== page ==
# Special Topics in Computer Graphics

### References:

1. Dick Oliver, "FractalVision - Put Fractals to Work for You", Sams Publishing, 1992.

Up to this point we have covered some of the basic fundamentals of computer graphics: Drawing pixels to a buffer, 3D polygon and camera coordinates specifications, lighting & shading models, texture maps, etc. This page looks at some special topics that go beyond the basics, and at some of the followup courses students may want to take next.

• One of the most important conferences and groups in the general field of computer graphics is ACM SIGGRAPH, which is the Special Interest Group on Graphics for The Association for Computing Machinery. Online the SIGGRAPH home page may be found at http://www.siggraph.org/, whose conference proceedings are available through the ACM Digital Library.

### Fractals

• The basic idea of fractals are to apply a mathematical equation or algorithm to produce a structure with infinite detail no matter how closely you zoom in, and in many cases to generate pretty pictures as a result.
• One of the simplest and most common fractals is the Sierpinski triangle, which starts with a simple equilateral triangle and recursively sub-divides it, ( theoretically infinitely ) to generate an object with a finite area but an infinite boundary.
• A variation on the Sierpinski Triangle is the Koch Snowflake, which again starts with an equilateral triangle, but recurses by replacing each line segment on the current version of the snowflake with a four-segment replacement having a triangular "bump" in the center of the original line segment.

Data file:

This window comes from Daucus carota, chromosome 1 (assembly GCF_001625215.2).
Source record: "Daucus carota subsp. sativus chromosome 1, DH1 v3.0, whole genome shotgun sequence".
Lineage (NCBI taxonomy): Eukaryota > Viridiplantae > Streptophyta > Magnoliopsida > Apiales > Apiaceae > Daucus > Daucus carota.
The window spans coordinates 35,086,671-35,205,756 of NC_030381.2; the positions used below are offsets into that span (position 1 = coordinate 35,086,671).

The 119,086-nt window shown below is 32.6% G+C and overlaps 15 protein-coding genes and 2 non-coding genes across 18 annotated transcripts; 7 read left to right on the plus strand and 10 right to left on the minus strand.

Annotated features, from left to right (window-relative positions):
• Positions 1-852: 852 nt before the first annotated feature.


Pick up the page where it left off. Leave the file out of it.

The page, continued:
• Perhaps the most famous set of fractals is the Mandlebrot Set, generated by recursively applying a simple mathematical function to points in the complex plane:
1. Define the region in the complex plane to be searched. The entire Mandelbrot set is contained within the space +/- 2.0 +/- 1.5 j. ( The letter j is used for the complex square root of -1 to avoid confusion with the incrementation variable i to be used shortly. ) Define also the resolution with which to sub-divide the space.
2. For each point in the space:
1. set Z_0 equal to X + Yj.
2. Apply the recursion relation Z_i = ( Z_i-1 )^2 + Z_0, until either the new Z_i exits the circle of radius 2.0 centered about the origin, or until the maximum number of iterations has been exceeded, ( counting the number of iterations required as the recursion progresses. )
3. Color the pixel according to how many iterations it took to exit the circle, usually using a mod function into a list of colors if the point exited the circle, and black otherwise.
3. Based on the resulting image, select a new smaller region to examine, and repeat the process.
4. All those points for which the regression never leaves the circle define the Mandelbrot set. It can be shown that this set has infinite amount of detail, no matter how small an inspection area you choose to look at.
• Joulia Sets are related to Mandelbrot sets. See the above web pages for further details.